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This article was published on September 5, 2013

Smartwatches are still too dumb.

Smartwatches are still too dumb.
Josh Ong
Story by

Josh Ong

Josh Ong is the US Editor at The Next Web. He previously worked as TNW's China Editor and LA Reporter. Follow him on Twitter or email him a Josh Ong is the US Editor at The Next Web. He previously worked as TNW's China Editor and LA Reporter. Follow him on Twitter or email him at [email protected].

Today was a big day for smartwatches. Sony showed off the Smartwatch 2 at IFA, Samsung announced the much-talked-about Galaxy Gear and Qualcomm took the lid off the Toq.

The truth is that smartwatches have been around for a while now. Microsoft tried to get things going with its Smart Personal Objects Technology almost a decade ago. Samsung was supposed to kick off a new era in intelligent timekeeping today, but, like so many other failed attempts, the Galaxy Gear is hardly smart enough to deserve the designation.

Many of us have just given up on wearing watches altogether as cell phones and then smartphones took over as our main way of keeping track of time. I own several watches, but none of them offer enough of a benefit to offset the inconvenience of actually having to wear them.

The geek in me wants to be excited about smartwatches, but I have yet to see a unit that dreams big enough to justify shouting down the pragmatist in me. The allure of getting my phone’s notifications on my wrist just doesn’t do it for me.

The most interesting feature about the Galaxy Gear from Samsung’s presentation was the “Memographer” camera positioned on the wristband, but at 1.9-megapixels, it’s more of a toy than a camera. Even if I wanted to buy a Galaxy Gear, Samsung is limiting initial compatibility to just the Galaxy Note 3 and the Galaxy Note 10.1. It’s almost as if Samsung’s main use case for the Galaxy Gear is to mitigate the pain of pulling out its oversized phone and tablet.

Galaxy Gear-008-Set1 Side_Six

More apps, please

Samsung is, however, taking the right approach in tapping third-party developers. A dozen apps from developers like Evernote, Glympse, MyFitnessPal and Path were shown off today, and the firm expects to have 70 apps in total. A healthy app ecosystem will smarten up the Galaxy Gear and other smartwatches in the same way that apps have made smartphones more intelligent and more useful. However, Samsung has a long way to go. When I look at the initial crop of Galaxy Gear apps, none of them have a killer feature that would convince me to buy the device.

Battery life is an ongoing issue for the new generation of smartwatches. According to The Verge, the Galaxy Gear didn’t have enough capacity to make it through a hands-on briefing. Even adjusting for the fact that hands-on time at a launch event is more intensive than everyday use, it doesn’t bode well for Samsung. Sony says the Smartwatch 2 can last up to four days on a charge, while Qualcomm is aiming for as much as a week on the Toq.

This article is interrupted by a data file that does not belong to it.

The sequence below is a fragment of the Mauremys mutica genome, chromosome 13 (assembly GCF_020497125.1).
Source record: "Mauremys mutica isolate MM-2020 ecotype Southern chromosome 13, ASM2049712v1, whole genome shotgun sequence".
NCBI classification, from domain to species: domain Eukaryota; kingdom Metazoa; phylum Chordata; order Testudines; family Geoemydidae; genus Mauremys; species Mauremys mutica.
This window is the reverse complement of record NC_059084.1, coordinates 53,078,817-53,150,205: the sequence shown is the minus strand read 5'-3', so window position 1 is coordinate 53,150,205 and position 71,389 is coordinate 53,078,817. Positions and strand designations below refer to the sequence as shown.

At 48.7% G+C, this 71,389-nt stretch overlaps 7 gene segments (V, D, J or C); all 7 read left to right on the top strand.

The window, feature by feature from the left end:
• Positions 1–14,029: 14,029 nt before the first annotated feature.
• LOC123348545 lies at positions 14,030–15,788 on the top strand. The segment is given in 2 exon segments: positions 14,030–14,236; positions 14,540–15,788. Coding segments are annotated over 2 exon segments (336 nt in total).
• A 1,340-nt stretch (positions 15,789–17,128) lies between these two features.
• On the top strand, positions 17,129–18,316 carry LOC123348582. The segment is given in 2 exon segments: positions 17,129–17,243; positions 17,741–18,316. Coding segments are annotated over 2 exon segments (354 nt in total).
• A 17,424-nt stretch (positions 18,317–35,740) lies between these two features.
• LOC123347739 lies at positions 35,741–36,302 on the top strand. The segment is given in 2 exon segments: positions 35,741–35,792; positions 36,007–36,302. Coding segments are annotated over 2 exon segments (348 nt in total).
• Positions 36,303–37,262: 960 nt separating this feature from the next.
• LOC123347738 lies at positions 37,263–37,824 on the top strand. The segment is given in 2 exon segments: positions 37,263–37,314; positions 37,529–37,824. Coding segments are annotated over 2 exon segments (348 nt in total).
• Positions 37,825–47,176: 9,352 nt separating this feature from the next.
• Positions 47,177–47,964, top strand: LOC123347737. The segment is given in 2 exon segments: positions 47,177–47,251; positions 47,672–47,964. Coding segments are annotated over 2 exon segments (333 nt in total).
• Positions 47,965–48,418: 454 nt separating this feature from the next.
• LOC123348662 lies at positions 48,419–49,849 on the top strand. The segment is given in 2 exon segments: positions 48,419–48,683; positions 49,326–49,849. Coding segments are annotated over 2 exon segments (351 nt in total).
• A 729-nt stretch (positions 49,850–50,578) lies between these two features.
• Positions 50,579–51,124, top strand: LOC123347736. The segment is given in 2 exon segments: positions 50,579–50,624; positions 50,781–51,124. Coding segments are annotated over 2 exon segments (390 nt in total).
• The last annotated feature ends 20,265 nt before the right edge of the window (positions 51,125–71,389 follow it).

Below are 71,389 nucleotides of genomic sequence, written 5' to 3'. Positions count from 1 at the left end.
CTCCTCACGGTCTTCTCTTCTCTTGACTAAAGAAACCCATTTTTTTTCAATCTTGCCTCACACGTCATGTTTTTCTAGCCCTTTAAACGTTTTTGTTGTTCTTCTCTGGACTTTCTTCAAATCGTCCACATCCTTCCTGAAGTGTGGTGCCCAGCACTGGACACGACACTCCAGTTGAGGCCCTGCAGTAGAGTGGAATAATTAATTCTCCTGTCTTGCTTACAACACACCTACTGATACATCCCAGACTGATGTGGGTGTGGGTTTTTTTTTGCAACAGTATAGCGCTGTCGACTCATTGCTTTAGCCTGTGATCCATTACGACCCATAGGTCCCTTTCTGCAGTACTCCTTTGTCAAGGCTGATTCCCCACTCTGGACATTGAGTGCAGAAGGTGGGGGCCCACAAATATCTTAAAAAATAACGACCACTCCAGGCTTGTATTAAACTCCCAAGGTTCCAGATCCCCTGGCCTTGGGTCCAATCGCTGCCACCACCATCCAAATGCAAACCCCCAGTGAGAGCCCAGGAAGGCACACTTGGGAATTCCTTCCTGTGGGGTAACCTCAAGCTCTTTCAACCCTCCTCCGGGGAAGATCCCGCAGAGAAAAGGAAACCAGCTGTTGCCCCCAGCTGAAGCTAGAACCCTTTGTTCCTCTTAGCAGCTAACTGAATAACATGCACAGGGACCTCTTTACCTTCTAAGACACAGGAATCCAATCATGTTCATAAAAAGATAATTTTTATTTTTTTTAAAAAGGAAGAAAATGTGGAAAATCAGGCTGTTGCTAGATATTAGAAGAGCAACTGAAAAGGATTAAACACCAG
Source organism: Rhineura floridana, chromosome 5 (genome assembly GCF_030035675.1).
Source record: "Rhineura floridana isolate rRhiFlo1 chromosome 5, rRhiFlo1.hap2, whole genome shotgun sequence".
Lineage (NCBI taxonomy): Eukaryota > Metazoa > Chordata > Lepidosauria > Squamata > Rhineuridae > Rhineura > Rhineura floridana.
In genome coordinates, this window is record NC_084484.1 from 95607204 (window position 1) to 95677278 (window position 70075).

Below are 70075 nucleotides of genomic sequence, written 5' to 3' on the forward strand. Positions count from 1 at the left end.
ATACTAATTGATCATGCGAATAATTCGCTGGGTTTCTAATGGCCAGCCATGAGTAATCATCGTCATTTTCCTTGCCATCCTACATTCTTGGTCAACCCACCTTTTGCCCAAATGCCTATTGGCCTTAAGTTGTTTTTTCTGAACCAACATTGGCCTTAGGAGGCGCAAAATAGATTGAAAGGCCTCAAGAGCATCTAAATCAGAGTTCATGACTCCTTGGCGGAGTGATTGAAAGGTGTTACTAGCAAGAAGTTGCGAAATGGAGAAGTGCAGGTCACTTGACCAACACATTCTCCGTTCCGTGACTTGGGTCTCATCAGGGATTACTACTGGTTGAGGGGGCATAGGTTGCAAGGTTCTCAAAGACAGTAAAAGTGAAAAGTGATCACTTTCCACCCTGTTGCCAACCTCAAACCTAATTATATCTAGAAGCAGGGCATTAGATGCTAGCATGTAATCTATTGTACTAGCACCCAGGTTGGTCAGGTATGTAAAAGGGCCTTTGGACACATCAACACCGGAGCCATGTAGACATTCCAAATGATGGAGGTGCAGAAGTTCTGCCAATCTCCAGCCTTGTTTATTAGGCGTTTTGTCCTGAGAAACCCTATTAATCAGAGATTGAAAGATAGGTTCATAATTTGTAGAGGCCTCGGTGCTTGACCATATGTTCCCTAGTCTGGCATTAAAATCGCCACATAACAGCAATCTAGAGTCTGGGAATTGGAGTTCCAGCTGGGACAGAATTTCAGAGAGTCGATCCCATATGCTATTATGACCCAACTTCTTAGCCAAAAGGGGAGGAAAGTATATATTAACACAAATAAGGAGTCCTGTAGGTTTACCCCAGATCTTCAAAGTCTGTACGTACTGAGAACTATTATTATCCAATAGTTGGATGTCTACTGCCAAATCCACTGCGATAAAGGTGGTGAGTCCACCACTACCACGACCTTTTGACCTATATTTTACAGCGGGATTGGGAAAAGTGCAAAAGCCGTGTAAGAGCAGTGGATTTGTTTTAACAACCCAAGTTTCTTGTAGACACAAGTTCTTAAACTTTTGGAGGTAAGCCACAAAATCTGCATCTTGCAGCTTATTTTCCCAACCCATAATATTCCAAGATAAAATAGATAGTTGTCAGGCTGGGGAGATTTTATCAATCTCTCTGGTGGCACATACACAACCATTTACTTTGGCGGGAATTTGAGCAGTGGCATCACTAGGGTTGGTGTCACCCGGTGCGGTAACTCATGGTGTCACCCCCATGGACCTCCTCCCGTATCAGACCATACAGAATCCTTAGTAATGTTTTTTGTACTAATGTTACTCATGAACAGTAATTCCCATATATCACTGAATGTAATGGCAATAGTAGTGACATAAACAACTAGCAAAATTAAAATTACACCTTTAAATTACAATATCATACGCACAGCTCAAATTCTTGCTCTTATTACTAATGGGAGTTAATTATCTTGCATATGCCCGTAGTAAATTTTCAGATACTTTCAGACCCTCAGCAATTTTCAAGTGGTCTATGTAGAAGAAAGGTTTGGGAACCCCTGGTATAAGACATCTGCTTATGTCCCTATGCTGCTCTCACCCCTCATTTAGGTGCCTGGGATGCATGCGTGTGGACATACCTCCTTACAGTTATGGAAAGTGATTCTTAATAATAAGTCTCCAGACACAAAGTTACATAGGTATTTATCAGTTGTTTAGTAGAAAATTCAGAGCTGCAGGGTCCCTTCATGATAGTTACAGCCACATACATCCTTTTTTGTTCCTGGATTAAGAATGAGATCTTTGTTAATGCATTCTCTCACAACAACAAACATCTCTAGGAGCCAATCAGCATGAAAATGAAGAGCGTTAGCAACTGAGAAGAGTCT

Smartwatch makers right now are making compromises between cool functions and battery life. The product category’s time will come when vendors are able to offer both.

Wearable devices offer certain levels of convenience, but they also carry added friction with them because they must be worn. Google Glass is going to have similar difficulties convincing users that its benefits are worth the initial stigma and inconvenience of walking around with a face computer. Even so, I’m more likely to give a heads-up display a chance at this point since I already wear prescription glasses every day.


This latest batch of big-name smartwatches is still too pricey for me to make the leap. The Galaxy Gear’s $299 price tag makes it more costly than low-end Android smartphones like the Nexus 4. Sony’s Smartwatch 2 costs $262, but even that’s not enough to tip the scales.

Qualcomm is also expected to sell its Toq for around $300. Considering that Qualcomm is taking a limited edition approach to the Toq, the project ends up being more of a showcase for Qualcomm’s Mirasol and wireless charging technologies than an actual consumer product. The Toq’s production costs would drop if produced at a larger scale, but Qualcomm doesn’t seem ready to make that commitment. And rightfully so, as the market has yet to demonstrate its willingness to buy smartwatches en masse.


To its credit, Pebble has attracted a sizable following after racking up 275,000 pre-orders, but that’s still a fraction of what major manufacturers need to achieve true scale. The Pebble’s $150 price is nicer on the wallet, but the watch hardly qualifies as smart. I don’t actually know any early Pebble adopters that enjoy and still use their units.

Getting it right

While I’m arguing that the smartwatch isn’t ready for mass adoption now, it’s only a matter of time before the product matures. Fitness bands like the Nike+ Fuelband, Fitbit and Jawbone Up are acclimating our culture to wearing devices on our wrists again, and they’ve done so while remaining affordable, useful and unobtrusive. Google is believed to have been quietly working with WIMM on a smartwatch and rumors have suggested that Apple is developing one as well.

New product form factors need time to sort out how they fit into the market. After all, smartphones and tablets took a few generations to come into their prime. I’m not giving up on smartwatches just yet, but the clock is ticking.

Image credit: Sean Gallup / Getty Images

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